What Wimbledon and vendor selection have in common

As Murraymania swept the UK, I settled into my Court No. 2 seat on Wimbledon's always-action-packed middle Saturday. In addition to the matches of Serbia's Ivanovic, Australia's Hewitt, and Russia's Safina, I had a great view of the Centre Court scoreboard, so during breaks I was keenly watching the results of Andy Roddick's match.

"Andy's got the first set," I said to my cousin, who's studying in London and joined me for the day. "Andy's not playing yet," interjected the Brit to the other side of me. "Yes he is," I said. Pause. "Oh you mean, your Andy," he replied. "Right," I smiled back, "not your Andy, who plays tonight."  Then came the most interesting comment: "Well, he's not really my Andy," the gent said. "I'm English, and he's Scottish."

Territorial rivalries are perhaps more pronounced in sport than any other pastime, be it the Boston Red Sox vs. the New York Yankees, the Calgary Flames vs. the Edmonton Oilers, or the New Zealand All Blacks vs. the Australian Wallabies.  Such territorial rivalries aren't altogether absent from the content management vendor selection process, either, and I find this much more pronounced on the eastern side of the Atlantic than in my native North America.

Of course, in Europe and the UK there are many nations and territories (both political and historic) in a comparatively tiny geographic area, which makes a perfect petri dish for such rivalries to fester.

When I work with clients or subscribers to help them select vendors, the two or three finalists often end up being very technologically similar, and once tools have been tested and deemed appropriate for clients' environments, the conversations just prior to final selection often become very much "cultural." It's not just about whether the team is qualified, and if the support line is open when their time zone is open for business. It's also about who they are, and when a few hundred thousand sterling or euros are on the table, the rivalries come out in closed-door conversations.

  • "They're Belgian -- there's so many jokes about Belgium. Isn't there a reason for that?"
  • "They're Dutch -- so they're blunt, that's good, right? Aren't the Dutch cheap, too?"
  • "They're German -- so regimented -- is that right for us? What if the schedule slips, will they charge us double?"
  • I wouldn't even know where to start on the Scandinavian rivalries, which go back to the days when Sweden and Denmark traded off conquering the whole of Northern Europe.

I end up spending quite a bit of time talking with clients about how they can benefit from vendor characteristics that are different from how their company normally functions. A bit of German organization and Dutch bluntness can be a great thing if your company has neither. I also watch vendors make an extra effort to bring in the "local flavor" to meetings -- someone from the local country or territory, if headquarters is on the other side of the continent. This always makes a big difference to buyers -- more than I believe it should. The English sales guy in the meeting in London isn't going to be the one you'll be working with, or providing you the ongoing service you'll need. Good service is good service, regardless of where it's provided from.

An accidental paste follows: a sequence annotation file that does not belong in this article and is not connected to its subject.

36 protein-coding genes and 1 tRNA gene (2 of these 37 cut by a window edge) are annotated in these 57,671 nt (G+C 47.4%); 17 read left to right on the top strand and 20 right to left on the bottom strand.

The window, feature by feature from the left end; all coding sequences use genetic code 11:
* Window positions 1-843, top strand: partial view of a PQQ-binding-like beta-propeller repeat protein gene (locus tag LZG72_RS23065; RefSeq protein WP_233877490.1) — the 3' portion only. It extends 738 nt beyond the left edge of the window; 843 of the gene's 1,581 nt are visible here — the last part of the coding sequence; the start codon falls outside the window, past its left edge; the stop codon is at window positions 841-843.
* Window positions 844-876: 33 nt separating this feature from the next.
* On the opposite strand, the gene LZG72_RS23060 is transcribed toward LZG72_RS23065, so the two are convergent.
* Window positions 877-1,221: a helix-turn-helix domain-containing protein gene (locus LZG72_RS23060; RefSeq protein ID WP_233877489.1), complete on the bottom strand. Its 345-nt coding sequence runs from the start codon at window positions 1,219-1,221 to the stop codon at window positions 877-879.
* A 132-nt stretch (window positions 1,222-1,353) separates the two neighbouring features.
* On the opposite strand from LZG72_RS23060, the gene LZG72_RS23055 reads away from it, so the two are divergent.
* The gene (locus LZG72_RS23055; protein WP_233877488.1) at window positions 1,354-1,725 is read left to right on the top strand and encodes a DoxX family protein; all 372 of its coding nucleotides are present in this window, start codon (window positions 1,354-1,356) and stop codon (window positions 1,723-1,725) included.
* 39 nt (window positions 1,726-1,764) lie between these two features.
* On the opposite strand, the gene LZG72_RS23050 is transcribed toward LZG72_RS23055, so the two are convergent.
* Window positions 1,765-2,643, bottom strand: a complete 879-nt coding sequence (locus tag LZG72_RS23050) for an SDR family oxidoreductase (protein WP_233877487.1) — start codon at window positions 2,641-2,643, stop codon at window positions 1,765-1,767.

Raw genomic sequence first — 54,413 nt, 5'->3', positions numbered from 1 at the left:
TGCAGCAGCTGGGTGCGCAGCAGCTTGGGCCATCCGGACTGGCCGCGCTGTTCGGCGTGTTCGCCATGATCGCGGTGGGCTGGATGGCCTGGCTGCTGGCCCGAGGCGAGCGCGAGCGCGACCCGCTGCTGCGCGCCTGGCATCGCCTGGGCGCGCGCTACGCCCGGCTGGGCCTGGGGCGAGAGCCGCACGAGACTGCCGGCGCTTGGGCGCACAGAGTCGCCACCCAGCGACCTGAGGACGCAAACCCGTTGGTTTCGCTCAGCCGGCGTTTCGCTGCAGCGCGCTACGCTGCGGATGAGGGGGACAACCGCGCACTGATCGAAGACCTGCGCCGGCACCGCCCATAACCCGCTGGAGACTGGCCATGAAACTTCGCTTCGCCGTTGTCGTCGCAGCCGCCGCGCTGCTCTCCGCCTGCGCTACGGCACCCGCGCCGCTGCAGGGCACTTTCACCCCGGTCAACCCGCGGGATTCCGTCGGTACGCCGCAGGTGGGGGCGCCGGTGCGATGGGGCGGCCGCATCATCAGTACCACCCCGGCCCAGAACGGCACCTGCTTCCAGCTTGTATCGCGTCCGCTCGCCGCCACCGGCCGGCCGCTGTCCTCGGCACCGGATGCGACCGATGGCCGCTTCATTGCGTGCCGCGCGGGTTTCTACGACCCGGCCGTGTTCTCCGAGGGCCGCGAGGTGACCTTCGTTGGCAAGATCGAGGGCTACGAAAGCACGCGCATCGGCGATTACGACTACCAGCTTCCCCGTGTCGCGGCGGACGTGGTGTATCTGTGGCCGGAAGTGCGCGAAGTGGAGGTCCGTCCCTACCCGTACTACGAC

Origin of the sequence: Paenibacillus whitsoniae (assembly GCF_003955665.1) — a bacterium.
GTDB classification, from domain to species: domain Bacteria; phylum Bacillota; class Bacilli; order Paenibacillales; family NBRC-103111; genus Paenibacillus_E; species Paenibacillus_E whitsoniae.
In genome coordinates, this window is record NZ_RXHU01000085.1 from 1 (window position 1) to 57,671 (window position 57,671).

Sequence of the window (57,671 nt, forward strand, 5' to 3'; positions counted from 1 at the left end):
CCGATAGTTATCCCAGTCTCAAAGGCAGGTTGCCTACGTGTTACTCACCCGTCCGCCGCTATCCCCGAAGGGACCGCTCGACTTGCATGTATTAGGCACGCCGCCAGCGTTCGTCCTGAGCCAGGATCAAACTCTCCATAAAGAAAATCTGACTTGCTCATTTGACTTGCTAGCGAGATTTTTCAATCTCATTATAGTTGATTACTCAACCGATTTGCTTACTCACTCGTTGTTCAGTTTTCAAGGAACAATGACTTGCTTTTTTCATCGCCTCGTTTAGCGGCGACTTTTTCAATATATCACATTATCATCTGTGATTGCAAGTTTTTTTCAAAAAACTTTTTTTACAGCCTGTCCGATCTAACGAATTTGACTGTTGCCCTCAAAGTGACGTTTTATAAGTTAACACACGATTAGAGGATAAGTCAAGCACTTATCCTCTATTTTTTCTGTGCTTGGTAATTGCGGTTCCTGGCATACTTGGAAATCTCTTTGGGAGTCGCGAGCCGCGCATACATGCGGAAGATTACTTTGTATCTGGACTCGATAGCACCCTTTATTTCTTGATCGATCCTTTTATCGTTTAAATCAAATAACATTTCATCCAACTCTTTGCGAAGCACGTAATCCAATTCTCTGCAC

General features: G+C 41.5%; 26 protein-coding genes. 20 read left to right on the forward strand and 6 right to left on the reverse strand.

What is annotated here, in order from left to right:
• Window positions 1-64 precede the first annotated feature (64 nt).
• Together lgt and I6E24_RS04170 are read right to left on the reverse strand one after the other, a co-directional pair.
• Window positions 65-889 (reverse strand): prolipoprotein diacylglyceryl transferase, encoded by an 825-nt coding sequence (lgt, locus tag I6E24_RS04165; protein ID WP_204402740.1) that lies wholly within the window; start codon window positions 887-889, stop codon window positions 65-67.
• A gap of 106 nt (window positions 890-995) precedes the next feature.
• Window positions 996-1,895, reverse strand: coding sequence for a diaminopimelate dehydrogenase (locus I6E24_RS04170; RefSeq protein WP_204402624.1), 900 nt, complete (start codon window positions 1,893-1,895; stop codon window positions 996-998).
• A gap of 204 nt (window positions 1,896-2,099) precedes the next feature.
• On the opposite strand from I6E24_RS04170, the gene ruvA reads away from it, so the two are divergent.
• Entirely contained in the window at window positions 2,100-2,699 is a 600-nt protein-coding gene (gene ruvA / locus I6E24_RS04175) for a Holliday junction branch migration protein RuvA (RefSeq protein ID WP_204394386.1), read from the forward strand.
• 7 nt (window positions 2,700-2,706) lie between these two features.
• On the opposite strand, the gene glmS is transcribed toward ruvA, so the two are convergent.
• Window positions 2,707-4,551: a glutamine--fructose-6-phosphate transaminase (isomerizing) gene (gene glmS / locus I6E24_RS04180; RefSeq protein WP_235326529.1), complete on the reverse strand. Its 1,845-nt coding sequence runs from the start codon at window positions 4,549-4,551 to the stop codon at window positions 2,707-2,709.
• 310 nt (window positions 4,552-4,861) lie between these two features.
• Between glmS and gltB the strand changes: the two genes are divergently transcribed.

As an American who does a lot of work in Europe and the UK, I also experience trepidation on the part of some buyers. "Oh, you're American," I sometimes hear when I connect with a potential client via phone or meet up in person. Well yes, but CMS Watch is also a UK Limited Company, and one of our Principals is a Brit, and I'm perfectly happy to use the word "whilst" and drink a warm beer with you after work, if it makes you more comfortable. (Note: Americans can be even more blunt that the Dutch.) Expertise may be what matters in the end, but it's far from the only factor when closing a deal.

Stereotyping is dangerous, and as the world becomes smaller, you the technology buyer need to think more about benefiting from that which may seem foreign or "too different" for your organization. Yes, chemistry is important, but suppliers should be adept enough to adapt to your environment, and yet bring new approaches and attitudes to the project to help you be successful.  Be it tennis or a vendor competition, the most appropriate mix of factors need to come together to create success, and sometimes those characteristics may not be the ones you're used to, or possessed by your fellow countryman.

As for my final take on Wimbledon: I wish Rafael Nadal wasn't injured. I'd love to see Federer break the majors record, but I'd be just as thrilled to see Roddick pull through. I don't care where Andy Murray is from, I'll cheer for him to play well, along with anyone willing to call himself a Briton.

May the best player win, wherever he's from.

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Alexander T. Deligtisch, Co-founder & Vice President, Spliteye Multimedia
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